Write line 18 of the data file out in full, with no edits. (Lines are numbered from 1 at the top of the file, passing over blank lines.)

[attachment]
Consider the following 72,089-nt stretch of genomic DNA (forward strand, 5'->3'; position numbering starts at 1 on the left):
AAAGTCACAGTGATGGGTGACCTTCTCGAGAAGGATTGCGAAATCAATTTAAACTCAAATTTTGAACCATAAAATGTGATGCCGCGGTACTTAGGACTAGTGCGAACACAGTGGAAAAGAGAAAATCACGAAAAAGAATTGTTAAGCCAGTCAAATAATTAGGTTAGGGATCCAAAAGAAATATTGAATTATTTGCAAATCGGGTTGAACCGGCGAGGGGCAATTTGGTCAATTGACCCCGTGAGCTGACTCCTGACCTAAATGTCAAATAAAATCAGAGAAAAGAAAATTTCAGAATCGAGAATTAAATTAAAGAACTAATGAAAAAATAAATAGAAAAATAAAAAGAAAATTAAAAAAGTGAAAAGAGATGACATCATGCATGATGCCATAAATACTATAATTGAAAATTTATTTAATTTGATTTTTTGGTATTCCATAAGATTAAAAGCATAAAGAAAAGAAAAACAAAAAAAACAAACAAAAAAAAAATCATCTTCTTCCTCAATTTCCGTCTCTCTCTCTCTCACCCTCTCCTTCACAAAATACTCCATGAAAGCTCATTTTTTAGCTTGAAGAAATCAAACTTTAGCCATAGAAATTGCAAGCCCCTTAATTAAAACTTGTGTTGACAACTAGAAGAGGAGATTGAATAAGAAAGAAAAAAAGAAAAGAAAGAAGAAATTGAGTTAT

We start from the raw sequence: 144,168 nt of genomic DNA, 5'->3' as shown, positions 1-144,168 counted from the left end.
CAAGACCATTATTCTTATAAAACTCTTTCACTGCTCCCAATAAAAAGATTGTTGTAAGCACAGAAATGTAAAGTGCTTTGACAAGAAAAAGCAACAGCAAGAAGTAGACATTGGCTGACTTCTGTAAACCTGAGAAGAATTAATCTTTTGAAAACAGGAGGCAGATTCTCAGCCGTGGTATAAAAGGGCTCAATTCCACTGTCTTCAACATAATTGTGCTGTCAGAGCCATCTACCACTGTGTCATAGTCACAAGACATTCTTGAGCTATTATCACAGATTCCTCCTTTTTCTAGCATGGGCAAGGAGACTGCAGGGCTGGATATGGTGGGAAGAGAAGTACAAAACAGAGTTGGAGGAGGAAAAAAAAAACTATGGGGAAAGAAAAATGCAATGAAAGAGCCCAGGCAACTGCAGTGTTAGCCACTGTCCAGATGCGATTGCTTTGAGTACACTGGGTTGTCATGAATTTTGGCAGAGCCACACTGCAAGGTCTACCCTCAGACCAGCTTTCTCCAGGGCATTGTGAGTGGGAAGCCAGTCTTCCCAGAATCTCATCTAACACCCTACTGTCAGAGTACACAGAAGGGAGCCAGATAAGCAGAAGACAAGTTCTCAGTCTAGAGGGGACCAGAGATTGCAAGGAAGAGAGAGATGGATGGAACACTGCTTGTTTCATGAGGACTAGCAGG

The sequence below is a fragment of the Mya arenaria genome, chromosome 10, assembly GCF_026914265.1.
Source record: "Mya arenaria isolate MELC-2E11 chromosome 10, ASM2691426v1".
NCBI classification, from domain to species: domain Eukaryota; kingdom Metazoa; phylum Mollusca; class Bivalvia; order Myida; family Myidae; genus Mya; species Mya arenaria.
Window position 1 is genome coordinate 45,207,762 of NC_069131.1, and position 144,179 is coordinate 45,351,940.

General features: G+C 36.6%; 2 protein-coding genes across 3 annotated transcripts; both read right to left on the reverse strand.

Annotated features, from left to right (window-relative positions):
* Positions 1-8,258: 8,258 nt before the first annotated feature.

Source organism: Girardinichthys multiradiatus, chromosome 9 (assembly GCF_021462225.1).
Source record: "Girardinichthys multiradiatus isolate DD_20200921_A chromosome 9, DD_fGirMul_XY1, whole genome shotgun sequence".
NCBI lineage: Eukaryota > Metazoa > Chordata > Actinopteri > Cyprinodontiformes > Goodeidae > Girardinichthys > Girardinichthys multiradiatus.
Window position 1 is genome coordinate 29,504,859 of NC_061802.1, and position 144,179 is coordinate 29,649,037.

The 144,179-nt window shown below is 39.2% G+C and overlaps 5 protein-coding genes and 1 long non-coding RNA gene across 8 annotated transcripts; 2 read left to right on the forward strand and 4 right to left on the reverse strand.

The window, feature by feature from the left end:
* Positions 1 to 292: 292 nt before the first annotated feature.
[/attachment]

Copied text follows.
* Positions 1 to 292: 292 nt before the first annotated feature.